The features of a mechanical guillotine
- Peter Dawber
Despite the prevalence of hydraulic guillotines in recent years, mechanical guillotines are still a popular choice for sheet metal workers worldwide. For the right application, this traditional design can still bring many benefits to today’s workshops.
So why still invest in a mechanical guillotine? Simply put, they are easy to use, feature fast cutting cycles, require little maintenance and are very cost effective - both for the initial purchase and for ongoing running costs.
So how did mechanical guillotines develop and what applications are they most suited to?
The development of mechanical guillotines
Early mechanical guillotines were driven by a central factory belt drive system; this arrangement developed over time with the machines ultimately being fitted with their own electric motor, resulting in the popular direct drive models which have continued to this day.
They are now commonly fitted with a powered back gauge and a simple positional controller. This allows the operator to quickly and accurately set the required cut length, further speeding up the cutting process.
The lowest capacity models feature a fixed blade gap as there is no need to alter this within the thickness range of the machine. Slightly higher capacity models will generally have mechanical blade gap adjustment at the front of the machine, allowing it to cope with a range of material thicknesses.
What applications are they commonly used for?
While there are still a small number of specialist mechanical guillotine shears supplied for high capacity shearing - mainly in blanking or cut-to-length lines - the majority of mechanical guillotines now sold are for sheet material, typically in the range of up to 3mm mild steel.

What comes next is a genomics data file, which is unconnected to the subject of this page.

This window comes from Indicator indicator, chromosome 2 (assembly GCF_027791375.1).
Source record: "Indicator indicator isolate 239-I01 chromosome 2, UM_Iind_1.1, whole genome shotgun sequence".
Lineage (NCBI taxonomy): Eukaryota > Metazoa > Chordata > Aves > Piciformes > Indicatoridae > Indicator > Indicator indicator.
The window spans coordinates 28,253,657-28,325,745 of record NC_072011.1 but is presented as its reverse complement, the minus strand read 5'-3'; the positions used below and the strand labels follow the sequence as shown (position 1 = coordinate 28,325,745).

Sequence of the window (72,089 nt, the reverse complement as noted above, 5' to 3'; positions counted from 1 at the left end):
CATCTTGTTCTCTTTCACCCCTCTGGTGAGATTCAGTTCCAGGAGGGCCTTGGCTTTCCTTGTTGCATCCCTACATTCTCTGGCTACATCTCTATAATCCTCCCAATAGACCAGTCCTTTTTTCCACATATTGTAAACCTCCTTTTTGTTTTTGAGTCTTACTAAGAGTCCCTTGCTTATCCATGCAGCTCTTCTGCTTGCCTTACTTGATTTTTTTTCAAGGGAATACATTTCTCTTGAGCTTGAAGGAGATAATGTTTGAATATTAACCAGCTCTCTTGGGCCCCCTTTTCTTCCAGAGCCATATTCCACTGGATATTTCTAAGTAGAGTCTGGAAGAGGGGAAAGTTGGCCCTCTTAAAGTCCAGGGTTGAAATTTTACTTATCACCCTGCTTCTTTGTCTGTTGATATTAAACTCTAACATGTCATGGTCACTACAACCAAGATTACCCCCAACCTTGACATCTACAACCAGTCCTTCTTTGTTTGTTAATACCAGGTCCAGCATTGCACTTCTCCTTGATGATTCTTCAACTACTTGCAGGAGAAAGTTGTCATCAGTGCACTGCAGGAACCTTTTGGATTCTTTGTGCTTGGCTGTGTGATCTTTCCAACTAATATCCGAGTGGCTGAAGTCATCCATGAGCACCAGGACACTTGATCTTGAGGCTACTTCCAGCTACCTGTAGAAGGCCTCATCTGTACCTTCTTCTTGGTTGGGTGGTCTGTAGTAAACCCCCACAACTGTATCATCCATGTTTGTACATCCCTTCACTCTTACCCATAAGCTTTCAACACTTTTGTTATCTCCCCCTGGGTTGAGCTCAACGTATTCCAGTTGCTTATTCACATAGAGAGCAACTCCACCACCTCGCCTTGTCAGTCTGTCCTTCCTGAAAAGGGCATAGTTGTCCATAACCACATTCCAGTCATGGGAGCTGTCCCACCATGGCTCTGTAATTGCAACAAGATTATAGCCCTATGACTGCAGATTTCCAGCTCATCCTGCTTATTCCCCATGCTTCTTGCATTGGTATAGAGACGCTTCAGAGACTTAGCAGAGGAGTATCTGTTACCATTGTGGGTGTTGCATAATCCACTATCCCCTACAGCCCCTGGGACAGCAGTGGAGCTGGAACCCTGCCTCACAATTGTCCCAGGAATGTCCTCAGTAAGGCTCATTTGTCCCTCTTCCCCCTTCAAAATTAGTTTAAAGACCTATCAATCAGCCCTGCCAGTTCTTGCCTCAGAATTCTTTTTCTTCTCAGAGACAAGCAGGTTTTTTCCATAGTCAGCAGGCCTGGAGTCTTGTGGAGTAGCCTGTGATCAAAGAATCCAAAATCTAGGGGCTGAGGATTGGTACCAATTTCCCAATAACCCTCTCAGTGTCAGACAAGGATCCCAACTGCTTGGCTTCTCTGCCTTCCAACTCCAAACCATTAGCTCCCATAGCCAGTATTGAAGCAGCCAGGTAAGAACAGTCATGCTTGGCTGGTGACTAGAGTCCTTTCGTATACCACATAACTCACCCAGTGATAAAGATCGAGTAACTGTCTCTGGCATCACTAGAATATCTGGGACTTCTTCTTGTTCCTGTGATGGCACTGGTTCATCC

A summary of the key features of this design
- Easy to use; with a very simple design and easy-to-use controls there is very little else to consider except the length of the required cut
- Fast cutting; mechanical guillotines are typically able to produce a much higher number of strokes per minute than a hydraulic guillotine
- Cost effective; without expensive hydraulic components and a simple, effective design, these machines require a relatively low initial investment
- Low running costs; without a hydraulic motor running constantly, the mechanical machines mostly only use power when the pedal is pressed to operate the machine
- Less maintenance requirements; there is very little maintenance required beyond lubrication and periodically turning or ultimately resharpening the blades
Other productivity features available
While in many respects a mechanical guillotine is a simple machine for a specific purpose, a good number of options have been developed over the years to further increase their productivity. Examples of these are angle gauges, pneumatic sheet supports, laser cutting lines and extended squaring and support arms.
A later development is the return to sender function, where the machine is fitted with dual function sheet supports which allow the material to fall to the front or the back of the machine subject to the cut length. A classic use of this function is cutting strips which drop down to the front of the machine ready for easy collection.
Find out more or arrange a demonstration
Please get in touch with us at firstname.lastname@example.org or via our contact page to book a demo. Or simply give us a call on 01785 336732 and we will be happy to answer any questions you may have. Alternatively, you can follow the links to find out more about our RGMS and XRG models.